2/ Usefulness: As the mapping is based primarily on simple string matching, it seems that it would be very easy for another linked data consumer to duplicate this mapping. As such it is not clear whether this saves users of these resources much effort.
3/ Clarity and Completeness: In many places it is not clear why certain choices were made, for example the authors chose to use skos:closeMatch, instead of owl:sameAs. While I agree owl:sameAs would be unsuitable for linking here, it is not clear why "close match" was chosen, the only justification I can see is "it is actually an OWL individual without such a definition that specifies it to owl:Class", which I do not understand (owl:sameAs is for Individuals and I would not expect DBpedia concepts to be classes). I would recommend that the authors consider a model like lemon, or the ongoing work of the W3C OntoLex community group on linking machine readable dictionaries with ontologies.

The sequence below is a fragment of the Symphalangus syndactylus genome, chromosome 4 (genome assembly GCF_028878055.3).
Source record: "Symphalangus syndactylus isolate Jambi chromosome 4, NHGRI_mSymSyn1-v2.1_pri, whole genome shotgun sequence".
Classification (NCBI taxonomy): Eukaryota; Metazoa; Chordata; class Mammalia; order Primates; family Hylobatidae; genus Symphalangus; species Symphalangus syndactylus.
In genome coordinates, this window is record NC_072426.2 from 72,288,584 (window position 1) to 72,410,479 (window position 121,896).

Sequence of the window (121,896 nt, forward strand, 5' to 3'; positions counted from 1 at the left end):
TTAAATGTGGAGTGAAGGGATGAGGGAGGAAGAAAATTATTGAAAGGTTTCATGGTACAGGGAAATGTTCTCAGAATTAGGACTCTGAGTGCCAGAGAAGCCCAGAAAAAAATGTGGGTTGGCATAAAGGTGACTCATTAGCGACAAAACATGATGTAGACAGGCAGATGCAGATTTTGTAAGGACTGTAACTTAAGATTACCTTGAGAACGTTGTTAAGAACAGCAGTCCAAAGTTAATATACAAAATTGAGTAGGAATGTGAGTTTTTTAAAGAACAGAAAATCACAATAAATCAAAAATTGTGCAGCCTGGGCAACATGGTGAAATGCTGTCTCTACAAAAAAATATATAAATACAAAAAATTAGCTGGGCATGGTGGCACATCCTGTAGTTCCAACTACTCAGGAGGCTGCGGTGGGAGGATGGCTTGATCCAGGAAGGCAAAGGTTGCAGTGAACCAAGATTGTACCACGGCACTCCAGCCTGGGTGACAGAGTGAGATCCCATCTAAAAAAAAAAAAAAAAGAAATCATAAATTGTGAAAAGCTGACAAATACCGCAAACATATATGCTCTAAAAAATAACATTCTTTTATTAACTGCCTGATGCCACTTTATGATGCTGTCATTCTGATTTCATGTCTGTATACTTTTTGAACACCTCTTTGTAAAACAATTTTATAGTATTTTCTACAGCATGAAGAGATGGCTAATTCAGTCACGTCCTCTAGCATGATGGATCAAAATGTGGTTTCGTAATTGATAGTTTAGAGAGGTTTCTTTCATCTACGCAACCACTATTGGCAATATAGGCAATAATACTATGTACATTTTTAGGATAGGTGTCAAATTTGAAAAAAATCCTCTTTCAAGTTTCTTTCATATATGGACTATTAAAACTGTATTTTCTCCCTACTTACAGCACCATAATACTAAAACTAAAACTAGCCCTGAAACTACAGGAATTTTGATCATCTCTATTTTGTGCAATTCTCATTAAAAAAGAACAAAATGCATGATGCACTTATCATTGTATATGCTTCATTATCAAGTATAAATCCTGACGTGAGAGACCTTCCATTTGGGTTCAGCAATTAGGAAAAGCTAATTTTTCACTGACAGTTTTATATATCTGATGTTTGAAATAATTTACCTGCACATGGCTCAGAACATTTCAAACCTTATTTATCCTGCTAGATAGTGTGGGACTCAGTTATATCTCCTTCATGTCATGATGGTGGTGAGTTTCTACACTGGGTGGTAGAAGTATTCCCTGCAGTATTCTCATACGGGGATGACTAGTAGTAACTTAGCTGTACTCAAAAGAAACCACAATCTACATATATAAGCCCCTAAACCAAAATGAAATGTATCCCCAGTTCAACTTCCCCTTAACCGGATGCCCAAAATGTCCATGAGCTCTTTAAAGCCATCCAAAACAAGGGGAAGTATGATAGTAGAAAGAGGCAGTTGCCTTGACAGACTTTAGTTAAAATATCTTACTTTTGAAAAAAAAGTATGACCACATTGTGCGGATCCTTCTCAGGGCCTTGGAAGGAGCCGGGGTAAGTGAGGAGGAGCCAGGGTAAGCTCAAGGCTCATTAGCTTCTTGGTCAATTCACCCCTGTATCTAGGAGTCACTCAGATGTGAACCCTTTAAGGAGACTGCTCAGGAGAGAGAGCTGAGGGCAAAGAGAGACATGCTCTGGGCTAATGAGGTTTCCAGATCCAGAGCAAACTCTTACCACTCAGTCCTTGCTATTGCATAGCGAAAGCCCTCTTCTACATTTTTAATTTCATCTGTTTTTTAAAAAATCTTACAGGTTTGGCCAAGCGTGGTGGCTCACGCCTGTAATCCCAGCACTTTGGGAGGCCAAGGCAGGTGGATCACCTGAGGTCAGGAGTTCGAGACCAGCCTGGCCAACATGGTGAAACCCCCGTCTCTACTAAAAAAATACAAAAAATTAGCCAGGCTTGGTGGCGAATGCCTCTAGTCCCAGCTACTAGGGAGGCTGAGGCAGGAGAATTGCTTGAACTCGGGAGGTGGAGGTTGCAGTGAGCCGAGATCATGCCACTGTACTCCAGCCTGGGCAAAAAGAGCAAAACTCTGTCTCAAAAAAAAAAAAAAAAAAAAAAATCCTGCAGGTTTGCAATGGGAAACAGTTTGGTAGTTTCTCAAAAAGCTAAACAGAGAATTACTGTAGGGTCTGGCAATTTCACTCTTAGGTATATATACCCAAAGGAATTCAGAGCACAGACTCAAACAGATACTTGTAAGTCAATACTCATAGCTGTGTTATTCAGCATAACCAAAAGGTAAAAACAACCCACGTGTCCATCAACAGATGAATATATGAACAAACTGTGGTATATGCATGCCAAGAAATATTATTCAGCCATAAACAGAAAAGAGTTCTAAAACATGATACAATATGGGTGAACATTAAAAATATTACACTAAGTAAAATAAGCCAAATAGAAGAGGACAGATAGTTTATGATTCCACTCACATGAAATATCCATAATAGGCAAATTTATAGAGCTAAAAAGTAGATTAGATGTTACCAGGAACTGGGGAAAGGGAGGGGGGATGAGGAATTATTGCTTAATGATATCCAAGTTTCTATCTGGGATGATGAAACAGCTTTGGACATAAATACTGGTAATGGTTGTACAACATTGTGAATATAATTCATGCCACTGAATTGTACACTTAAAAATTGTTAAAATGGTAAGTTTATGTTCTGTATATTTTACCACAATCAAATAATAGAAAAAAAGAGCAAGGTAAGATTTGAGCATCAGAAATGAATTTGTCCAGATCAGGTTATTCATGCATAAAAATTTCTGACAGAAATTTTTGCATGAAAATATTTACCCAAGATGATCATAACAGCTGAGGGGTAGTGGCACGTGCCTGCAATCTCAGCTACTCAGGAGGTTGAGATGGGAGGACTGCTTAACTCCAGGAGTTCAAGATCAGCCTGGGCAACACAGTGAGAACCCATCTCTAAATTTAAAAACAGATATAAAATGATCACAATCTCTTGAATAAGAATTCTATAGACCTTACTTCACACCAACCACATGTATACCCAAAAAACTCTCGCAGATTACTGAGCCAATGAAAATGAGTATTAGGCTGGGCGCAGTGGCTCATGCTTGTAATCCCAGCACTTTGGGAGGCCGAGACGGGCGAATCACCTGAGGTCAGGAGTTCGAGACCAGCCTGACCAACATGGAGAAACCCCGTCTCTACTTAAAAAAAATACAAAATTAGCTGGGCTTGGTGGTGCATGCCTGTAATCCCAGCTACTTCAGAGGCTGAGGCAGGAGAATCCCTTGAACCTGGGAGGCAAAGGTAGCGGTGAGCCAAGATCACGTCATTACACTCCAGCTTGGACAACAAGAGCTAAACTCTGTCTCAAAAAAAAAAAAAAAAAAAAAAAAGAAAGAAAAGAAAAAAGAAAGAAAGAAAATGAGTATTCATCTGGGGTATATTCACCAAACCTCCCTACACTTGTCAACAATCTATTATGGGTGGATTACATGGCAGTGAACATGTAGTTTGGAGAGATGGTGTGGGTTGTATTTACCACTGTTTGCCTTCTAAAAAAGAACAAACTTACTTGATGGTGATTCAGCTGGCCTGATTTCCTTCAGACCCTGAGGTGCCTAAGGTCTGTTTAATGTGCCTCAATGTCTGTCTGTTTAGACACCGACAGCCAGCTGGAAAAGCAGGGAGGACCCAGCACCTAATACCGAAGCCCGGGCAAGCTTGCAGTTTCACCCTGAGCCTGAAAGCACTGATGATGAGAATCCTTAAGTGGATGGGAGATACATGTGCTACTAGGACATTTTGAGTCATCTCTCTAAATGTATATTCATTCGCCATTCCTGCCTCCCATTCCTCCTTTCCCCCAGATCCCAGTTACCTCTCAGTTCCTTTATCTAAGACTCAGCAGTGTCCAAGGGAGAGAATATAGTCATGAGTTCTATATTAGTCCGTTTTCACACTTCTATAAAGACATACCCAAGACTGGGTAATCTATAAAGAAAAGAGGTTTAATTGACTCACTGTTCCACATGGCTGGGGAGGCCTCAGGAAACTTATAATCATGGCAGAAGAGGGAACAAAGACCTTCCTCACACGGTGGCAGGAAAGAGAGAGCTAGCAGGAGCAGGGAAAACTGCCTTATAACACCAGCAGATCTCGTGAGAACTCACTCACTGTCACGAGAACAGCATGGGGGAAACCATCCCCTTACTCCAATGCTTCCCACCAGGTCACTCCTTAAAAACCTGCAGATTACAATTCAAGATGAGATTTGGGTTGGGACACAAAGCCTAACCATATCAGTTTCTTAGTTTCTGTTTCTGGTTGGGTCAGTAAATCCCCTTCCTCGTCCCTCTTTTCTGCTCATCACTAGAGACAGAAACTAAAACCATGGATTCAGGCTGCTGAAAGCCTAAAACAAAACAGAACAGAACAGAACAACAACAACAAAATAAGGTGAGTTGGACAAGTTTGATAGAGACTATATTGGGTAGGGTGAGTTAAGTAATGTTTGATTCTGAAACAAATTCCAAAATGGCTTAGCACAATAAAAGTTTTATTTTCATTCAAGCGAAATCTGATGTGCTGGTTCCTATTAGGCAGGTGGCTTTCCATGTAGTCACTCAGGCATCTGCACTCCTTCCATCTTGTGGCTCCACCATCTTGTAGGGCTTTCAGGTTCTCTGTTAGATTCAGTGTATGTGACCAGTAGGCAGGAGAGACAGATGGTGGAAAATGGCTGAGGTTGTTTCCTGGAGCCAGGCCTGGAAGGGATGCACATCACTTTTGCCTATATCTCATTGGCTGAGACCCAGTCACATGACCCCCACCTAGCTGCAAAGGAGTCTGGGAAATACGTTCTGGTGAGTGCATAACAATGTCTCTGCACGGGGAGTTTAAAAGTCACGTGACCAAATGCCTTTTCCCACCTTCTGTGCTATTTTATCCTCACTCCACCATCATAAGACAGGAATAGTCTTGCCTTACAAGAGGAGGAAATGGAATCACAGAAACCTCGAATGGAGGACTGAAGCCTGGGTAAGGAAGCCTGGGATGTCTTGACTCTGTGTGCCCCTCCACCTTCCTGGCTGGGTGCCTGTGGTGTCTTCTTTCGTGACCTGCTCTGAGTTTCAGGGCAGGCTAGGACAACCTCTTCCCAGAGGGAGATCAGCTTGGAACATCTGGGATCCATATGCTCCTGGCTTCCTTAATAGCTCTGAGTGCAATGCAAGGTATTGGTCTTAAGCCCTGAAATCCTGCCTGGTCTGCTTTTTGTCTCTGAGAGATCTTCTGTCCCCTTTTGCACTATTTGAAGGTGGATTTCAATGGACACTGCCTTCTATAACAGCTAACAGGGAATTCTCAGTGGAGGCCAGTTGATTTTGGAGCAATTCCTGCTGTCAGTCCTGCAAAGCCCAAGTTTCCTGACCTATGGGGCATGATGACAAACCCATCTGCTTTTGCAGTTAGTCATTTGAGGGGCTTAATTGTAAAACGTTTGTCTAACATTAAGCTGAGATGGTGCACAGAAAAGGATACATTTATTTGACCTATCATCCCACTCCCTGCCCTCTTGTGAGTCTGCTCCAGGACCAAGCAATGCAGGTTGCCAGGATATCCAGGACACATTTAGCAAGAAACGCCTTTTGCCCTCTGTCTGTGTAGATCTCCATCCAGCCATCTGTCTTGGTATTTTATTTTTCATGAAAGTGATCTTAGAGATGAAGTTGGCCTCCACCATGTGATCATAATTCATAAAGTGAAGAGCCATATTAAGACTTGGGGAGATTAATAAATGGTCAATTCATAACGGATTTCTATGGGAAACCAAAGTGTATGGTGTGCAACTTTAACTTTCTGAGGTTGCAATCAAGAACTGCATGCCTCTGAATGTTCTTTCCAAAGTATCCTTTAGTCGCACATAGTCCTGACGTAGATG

Finally, the grammar in the paper is very poor and frequently difficult to understand.

Review #2
By Yoshihiko Hayashi submitted on 20/Feb/2013
Minor Revision
Review Comment:

This paper describes (1) Japnization and RDFization of two representative resources: WordNet and DBpedia, and (2) their linking as LOD. The resulting combined resource can definitely be an important and useful one for intelligent computational processes such as multilingual natural language processing or semantic search. The current description of the resource, as described in the draft, could be further improved by considering the following points.